|Terry Mulholland was just|
getting started in 1987, when
the back of his card said he
had an off-season job as a
gas-station attendant. Really.
Still, I find myself as a Twins fan missing both of them.
Radke in particular. Whenever he makes an appearance in Minnesota I wonder how his shoulder feels after a few years off. It's a silly notion, of course; he's not walking through that door. But still ...
Radke was the anti-Liriano. Right-handed, not blessed with a high-velocity fastball or devastating slider, but adept with the circle change and a master of control -- not only in the sense of locating his pitches but of mastery of his emotions. He might win or he might lose, but Radke was not a pitcher who beat himself. He kept it simple, trusted his stuff and wound up with the third most wins in Twins history.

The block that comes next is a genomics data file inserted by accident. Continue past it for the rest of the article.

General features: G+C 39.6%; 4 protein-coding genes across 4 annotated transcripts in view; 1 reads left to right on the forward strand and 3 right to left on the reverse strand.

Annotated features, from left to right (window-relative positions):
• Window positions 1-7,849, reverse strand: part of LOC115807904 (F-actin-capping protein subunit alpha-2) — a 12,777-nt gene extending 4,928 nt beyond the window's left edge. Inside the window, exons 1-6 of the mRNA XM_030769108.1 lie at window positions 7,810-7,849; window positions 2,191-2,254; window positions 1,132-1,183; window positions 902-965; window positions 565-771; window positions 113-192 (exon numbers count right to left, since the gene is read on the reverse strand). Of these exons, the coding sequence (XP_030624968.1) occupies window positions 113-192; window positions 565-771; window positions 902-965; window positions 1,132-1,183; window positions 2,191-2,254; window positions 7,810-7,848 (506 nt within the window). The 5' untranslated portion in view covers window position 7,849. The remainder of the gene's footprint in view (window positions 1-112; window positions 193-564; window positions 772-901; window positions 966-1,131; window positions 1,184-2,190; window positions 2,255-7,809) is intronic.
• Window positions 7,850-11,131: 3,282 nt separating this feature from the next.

Mulholland was a baseball nomad. Twenty seasons and 11 teams pitched for. He made 88 appearances in his two seasons with the Twins, and that's the third most he made (behind Philadelphia and the Cubs).
Mulholland showed up in Minnesota for the 2004 season, already age 41, and was, for the first half of the season, a long reliever and mop-up man. In the second half, he was the fifth starter -- 15 starts for the season, in which he went 4-5 with a 4.95 ERA. The Twins were 8-7 in his starts. Not great, but good enough for the back of the rotation.
He was back in 2005, but Ron Gardenhire must have seen something missing, because Mulholland got no starts and few game situations to pitch in. The Twins cut him loose after 2005, and he made five appearances with Arizona, at which point the Diamondbacks released him. That was it.
Radke walked away from the mound because his shoulder was frayed beyond endurance. Mulholland pitched as long as anybody would have him. I applaud both.